China Crushed By Debt

Over the recent days, financial markets again has been dominated by the ongoing trade war between U.S. and China. However, prolonged negotiations are just one of the many unsolved problems in Beijing.

Donald Trump raises tariffs on Chinese products

On Sunday, May 5, President of the United States announced on his Twitter account tariffs increase on Chinese products worth 200 billion dollars from 10% to 25%. New duties have been implemented on Friday, May 10. Trump added in his tweet feed that 25% tariffs on additional goods worth 325 billion dollars may be also imposed in the future.

After the announcement, indices in China recorded the strongest declines since January 2016. As it can be seen in the chart below, technology companies dropped by almost 8% (blue line), while the Shanghai Composite index, consisting of all companies listed on the Shanghai Stock Exchange, lost over 5.5% (red line).

source: zerohedge

In the U.S., at the beginning it looked similar - futures contracts on stock indexes were significantly losing, till the market opening. During the session, however, U.S. indices recovered almost all loses, closing the day slightly below zero.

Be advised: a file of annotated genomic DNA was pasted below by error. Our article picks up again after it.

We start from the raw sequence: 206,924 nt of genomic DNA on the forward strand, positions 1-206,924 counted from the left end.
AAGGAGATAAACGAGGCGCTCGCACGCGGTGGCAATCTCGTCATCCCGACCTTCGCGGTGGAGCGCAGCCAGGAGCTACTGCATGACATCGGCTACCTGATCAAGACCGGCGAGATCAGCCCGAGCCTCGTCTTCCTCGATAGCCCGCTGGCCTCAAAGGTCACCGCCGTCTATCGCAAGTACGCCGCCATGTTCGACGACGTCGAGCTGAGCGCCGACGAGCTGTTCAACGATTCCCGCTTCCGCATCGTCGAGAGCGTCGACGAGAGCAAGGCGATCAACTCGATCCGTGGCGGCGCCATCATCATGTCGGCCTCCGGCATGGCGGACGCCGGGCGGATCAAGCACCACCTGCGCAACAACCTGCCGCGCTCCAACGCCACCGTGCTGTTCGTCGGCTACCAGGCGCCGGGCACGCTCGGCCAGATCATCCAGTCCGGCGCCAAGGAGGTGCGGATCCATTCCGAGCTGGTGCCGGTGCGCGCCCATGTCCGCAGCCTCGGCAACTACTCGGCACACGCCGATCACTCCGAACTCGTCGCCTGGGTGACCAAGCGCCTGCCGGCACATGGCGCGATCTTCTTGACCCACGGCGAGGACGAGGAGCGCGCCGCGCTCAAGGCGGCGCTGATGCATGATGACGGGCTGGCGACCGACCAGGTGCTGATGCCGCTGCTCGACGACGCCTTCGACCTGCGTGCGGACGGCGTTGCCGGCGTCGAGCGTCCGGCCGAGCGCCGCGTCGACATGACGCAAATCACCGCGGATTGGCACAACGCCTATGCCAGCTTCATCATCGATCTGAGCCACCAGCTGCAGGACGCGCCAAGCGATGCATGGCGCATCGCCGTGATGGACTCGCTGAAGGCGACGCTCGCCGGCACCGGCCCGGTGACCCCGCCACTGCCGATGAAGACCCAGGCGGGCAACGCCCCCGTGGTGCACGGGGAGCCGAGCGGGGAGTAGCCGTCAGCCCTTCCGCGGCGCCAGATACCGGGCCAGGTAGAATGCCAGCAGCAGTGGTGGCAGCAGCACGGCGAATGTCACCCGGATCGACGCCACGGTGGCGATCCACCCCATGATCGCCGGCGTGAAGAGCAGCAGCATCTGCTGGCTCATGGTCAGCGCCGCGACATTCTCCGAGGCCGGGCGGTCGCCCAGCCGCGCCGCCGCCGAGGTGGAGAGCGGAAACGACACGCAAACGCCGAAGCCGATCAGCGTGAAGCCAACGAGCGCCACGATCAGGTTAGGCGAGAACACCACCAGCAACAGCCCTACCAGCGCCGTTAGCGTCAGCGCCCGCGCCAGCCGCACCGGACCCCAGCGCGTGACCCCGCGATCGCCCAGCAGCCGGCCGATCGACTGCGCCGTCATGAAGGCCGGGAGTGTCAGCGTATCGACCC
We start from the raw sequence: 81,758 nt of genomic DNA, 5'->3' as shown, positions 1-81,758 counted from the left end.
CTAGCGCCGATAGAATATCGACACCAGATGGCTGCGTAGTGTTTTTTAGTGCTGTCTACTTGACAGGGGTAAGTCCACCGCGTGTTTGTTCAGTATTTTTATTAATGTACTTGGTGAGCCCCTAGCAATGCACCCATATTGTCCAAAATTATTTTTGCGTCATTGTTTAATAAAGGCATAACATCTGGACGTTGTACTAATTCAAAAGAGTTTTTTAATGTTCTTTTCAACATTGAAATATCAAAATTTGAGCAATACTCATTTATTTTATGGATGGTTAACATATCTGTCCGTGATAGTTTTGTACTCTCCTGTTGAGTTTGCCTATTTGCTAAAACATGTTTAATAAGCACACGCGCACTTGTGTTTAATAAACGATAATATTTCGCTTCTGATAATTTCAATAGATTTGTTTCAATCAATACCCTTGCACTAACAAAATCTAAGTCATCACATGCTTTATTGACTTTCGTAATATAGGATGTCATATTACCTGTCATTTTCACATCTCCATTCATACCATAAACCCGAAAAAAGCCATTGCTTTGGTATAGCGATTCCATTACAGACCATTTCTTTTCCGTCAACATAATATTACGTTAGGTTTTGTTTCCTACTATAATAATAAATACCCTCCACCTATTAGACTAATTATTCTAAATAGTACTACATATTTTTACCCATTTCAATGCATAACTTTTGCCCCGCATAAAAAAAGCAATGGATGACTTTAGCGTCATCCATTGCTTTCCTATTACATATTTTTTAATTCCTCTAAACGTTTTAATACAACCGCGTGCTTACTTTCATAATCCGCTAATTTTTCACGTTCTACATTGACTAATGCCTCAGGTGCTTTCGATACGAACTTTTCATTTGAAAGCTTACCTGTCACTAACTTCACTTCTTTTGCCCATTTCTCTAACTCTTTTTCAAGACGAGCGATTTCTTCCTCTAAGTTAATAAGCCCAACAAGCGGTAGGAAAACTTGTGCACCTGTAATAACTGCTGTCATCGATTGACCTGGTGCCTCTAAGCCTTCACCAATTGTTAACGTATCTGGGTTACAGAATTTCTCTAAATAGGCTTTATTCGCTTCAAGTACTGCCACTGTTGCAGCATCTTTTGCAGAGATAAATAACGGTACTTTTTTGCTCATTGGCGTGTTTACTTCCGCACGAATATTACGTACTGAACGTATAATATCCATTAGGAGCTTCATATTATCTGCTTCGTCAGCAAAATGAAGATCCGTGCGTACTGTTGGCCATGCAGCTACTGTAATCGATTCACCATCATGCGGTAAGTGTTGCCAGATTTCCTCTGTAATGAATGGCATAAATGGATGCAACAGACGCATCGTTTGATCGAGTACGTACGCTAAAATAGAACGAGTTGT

source: zerohedge

During the following days, investors in the U.S. were slowly losing faith in a quick deal between the U.S. and China, as a result, stock prices on the American stock exchanges dropped by several percents. However, declines in the Middle Kingdom were much stronger.

Why do we mention this? The above situation shows the sensitivity of Chinese companies to any threats related to the ongoing trade war. For this reason, investors are very concerned about further developments in the Middle Kingdom. Continuing sell-off of Chinese shares is a very good proof of that - over the last week, foreign investors dumped stocks worth 3.8 billion yuan (555 million dollars), which was the biggest weekly sell-off in history.

China's problems, however, are much greater.

Debt problem

To better understand how problems within China were developing let's go back in time a few years. In the aftermath of the financial crisis in 2018, economic growth sharply decreased. As a result, the Communist Party decided to massively pump investments using debt. Party leaders assumed that economic growth should remain at a minimum level of 8% per annum. As it is shown in the chart below, GDP growth in China managed to stay above assumed 8% only until 2012.

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Gary Anderson 1 week ago Contributor's comment

Debt to purchasing power parity GDP is far lower. This analysis may prove to be flawed, just like Trump thinking he can win a tariff war is flawed.